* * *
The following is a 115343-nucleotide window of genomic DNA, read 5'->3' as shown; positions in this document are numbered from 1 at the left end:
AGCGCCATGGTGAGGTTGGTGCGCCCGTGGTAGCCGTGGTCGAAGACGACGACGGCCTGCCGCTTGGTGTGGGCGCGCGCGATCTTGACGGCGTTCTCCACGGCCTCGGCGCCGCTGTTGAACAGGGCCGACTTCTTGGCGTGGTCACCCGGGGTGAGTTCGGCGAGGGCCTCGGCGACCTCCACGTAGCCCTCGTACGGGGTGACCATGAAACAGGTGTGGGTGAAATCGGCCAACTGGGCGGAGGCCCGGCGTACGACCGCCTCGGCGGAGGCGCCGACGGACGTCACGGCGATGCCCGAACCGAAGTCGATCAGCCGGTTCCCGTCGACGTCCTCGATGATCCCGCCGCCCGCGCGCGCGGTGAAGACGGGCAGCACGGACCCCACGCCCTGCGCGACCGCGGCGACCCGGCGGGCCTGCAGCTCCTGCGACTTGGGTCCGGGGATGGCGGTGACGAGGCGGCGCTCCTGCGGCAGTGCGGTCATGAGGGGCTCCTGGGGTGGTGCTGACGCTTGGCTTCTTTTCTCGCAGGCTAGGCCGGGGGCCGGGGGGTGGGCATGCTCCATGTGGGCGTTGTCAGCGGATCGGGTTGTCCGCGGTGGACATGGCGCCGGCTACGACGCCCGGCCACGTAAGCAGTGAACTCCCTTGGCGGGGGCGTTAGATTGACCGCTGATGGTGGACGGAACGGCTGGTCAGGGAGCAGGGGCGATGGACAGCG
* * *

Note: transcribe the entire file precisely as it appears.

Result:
The following is a 115343-nucleotide window of genomic DNA, read 5'->3' as shown; positions in this document are numbered from 1 at the left end:
AGCGCCATGGTGAGGTTGGTGCGCCCGTGGTAGCCGTGGTCGAAGACGACGACGGCCTGCCGCTTGGTGTGGGCGCGCGCGATCTTGACGGCGTTCTCCACGGCCTCGGCGCCGCTGTTGAACAGGGCCGACTTCTTGGCGTGGTCACCCGGGGTGAGTTCGGCGAGGGCCTCGGCGACCTCCACGTAGCCCTCGTACGGGGTGACCATGAAACAGGTGTGGGTGAAATCGGCCAACTGGGCGGAGGCCCGGCGTACGACCGCCTCGGCGGAGGCGCCGACGGACGTCACGGCGATGCCCGAACCGAAGTCGATCAGCCGGTTCCCGTCGACGTCCTCGATGATCCCGCCGCCCGCGCGCGCGGTGAAGACGGGCAGCACGGACCCCACGCCCTGCGCGACCGCGGCGACCCGGCGGGCCTGCAGCTCCTGCGACTTGGGTCCGGGGATGGCGGTGACGAGGCGGCGCTCCTGCGGCAGTGCGGTCATGAGGGGCTCCTGGGGTGGTGCTGACGCTTGGCTTCTTTTCTCGCAGGCTAGGCCGGGGGCCGGGGGGTGGGCATGCTCCATGTGGGCGTTGTCAGCGGATCGGGTTGTCCGCGGTGGACATGGCGCCGGCTACGACGCCCGGCCACGTAAGCAGTGAACTCCCTTGGCGGGGGCGTTAGATTGACCGCTGATGGTGGACGGAACGGCTGGTCAGGGAGCAGGGGCGATGGACAGCG